Reception policies are still in the process of design and implementation. So far mostly focused on emergency response, Colombia is gradually shifting its policies towards a process of integration, which would fulfill the rights and the well-being of Venezuelan migrants.
Today, around 1,200,000 Venezuelan migrants live in Colombia. Venezuela’s current social and economic crisis has driven many to look for better living conditions abroad, however for a great deal this has proven difficult in a country striving to provide solutions yet failing to effectively integrate them into society.
Yet to view migration solely in numbers will distance us from the daily reality the migrants have to face: the thousands of families that have been constrained to emigrate without money, with children, many times by crossing rivers or walking on train tracks.
Many Venezuelan migrants do not have a way to regularise their migratory status in Colombia and as a result cannot look for employment in the formal market, receive public health insurance nor can they count on federal support to guarantee their rights.
Since 2015 when massive migration from Venezuela began, Colombia focused on policies identifying and regularising migrants that would maintain national security, according to the Strategy for the Attention of Migration from Venezuela published by the Colombian government in November 2018.
The included Special Permanency Permit - PEP - emerged as a way of creating access to institutional provisions and all the social rights that correspond to a state, in the interest of protecting migrants’ human rights.
With PEP, Venezuelan migrants can look for work in the formal market, open a bank account, become a part of the public health system and gain access to education.
The measure is currently not in force, however, and only applies to the Venezuelans that entered Colombia before December 17 last year through a border control post and have a corresponding stamp on their passport.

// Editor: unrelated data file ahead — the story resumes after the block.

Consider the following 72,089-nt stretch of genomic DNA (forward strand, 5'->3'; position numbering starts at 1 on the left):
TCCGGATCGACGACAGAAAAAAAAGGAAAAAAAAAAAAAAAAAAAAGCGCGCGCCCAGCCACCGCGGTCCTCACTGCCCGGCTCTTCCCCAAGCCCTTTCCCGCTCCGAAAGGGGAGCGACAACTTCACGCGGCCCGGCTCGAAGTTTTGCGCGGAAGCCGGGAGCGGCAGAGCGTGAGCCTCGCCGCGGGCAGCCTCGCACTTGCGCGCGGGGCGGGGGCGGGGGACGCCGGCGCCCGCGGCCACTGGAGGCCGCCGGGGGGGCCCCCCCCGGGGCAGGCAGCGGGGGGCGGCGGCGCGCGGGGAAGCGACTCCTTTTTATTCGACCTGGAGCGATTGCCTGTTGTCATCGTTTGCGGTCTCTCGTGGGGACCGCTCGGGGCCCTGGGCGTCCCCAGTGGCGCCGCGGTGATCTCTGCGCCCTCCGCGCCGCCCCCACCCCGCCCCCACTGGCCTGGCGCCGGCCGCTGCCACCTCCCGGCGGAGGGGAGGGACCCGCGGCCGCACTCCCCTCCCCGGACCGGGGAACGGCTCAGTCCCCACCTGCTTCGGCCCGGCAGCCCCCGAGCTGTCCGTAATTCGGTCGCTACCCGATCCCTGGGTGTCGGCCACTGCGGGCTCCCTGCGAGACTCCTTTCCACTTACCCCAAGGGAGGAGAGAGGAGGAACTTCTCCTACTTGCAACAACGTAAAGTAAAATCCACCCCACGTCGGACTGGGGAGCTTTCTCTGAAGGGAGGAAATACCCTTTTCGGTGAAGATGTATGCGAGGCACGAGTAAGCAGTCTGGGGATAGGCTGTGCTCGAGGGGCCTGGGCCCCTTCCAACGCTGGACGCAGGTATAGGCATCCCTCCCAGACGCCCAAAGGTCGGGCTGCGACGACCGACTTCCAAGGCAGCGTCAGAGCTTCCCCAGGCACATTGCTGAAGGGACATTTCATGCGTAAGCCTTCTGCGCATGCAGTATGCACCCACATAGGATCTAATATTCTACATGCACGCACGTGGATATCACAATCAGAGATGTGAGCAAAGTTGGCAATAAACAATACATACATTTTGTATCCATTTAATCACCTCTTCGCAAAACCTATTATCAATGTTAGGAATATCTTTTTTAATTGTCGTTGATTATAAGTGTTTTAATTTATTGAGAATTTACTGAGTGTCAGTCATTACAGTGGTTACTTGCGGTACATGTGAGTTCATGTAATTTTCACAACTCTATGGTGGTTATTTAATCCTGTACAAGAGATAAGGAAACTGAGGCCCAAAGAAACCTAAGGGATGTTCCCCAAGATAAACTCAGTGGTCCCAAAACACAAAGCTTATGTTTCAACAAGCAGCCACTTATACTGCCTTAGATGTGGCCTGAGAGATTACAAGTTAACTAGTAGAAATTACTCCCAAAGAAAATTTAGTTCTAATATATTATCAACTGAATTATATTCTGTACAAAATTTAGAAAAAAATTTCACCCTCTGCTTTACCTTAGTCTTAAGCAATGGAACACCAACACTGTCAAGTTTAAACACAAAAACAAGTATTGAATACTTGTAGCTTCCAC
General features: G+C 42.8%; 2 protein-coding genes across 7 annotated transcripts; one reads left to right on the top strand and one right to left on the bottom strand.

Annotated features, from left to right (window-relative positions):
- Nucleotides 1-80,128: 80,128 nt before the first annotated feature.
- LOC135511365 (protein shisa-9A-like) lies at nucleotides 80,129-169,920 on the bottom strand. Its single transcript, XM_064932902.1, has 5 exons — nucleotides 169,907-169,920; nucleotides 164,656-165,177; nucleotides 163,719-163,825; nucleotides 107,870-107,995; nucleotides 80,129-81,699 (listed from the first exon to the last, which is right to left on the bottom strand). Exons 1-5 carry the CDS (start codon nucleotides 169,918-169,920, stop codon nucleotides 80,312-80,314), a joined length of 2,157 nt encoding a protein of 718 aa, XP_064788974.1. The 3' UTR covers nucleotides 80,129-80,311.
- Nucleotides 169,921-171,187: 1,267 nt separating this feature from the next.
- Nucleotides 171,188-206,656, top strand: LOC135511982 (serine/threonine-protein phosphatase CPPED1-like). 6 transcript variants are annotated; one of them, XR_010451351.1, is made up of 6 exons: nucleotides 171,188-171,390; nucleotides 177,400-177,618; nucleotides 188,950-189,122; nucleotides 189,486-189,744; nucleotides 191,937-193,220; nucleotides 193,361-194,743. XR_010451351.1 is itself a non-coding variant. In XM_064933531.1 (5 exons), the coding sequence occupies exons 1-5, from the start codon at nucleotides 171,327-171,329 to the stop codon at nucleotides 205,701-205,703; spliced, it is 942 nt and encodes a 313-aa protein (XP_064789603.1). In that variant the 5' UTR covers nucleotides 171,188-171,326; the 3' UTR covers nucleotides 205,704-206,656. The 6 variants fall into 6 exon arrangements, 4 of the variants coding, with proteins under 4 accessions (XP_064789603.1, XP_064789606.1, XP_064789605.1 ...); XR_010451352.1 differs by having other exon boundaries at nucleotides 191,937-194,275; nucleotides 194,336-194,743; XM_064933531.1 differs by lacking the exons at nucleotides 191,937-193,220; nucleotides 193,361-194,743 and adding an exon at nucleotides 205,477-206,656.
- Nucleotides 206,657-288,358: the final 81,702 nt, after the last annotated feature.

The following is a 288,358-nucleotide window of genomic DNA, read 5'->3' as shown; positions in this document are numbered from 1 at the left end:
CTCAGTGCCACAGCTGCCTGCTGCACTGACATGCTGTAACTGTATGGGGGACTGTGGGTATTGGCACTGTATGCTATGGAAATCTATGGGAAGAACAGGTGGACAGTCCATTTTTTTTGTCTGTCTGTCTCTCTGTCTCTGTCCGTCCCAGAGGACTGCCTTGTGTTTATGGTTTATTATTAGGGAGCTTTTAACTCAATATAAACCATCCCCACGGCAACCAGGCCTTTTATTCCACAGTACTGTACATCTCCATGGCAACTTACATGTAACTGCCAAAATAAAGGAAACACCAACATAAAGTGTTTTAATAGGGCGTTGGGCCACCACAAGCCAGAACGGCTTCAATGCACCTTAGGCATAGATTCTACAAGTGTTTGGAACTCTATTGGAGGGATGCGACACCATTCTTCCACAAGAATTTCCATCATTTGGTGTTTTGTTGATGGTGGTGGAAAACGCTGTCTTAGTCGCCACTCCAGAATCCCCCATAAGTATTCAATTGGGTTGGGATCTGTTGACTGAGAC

But what about those Venezuelans who entered the country through train tracks? What happens to those that do not have a passport or who did not enter the country within the prescribed dates?
But what about those Venezuelans who entered the country through rail tracks? What happens to those that do not have a passport or who did not enter the country within the prescribed dates?
In principle, the PEP measure is exclusionary. It is at odds with migratory contexts, which make the regularisation of people difficult, as for example usually occurs in Europe and the United States, and is conditioned by type and date of entry into the country.
The reality of those Venezuelan migrants who do not manage to regularise their residency in Colombia is marked by informal work and a lack of health coverage, two basic pillars of survival.
Many of these, including the highly educated ones, simply do not have a choice but to devote themselves to selling sweets, empanadas and cafe (amongst other items) on the streets, which gives them just enough profit to afford a place to sleep and maybe eat once or twice a day.
Moreover, they are entitled to free medical attention in public hospitals in cases of emergency, but then, what exactly constitutes an emergency? The measures are creating a gap in which hospitals themselves become responsible for classifying situations as emergency or not at their own discretion, hence leaving migrants unprotected.
Nevertheless, the Colombian government has made an effort to respond to the migratory phenomenon in terms of health provision. Ministry of Health created a response plan for Venezuelan migrants with certain basic outlines that guarantee people’s access to health care.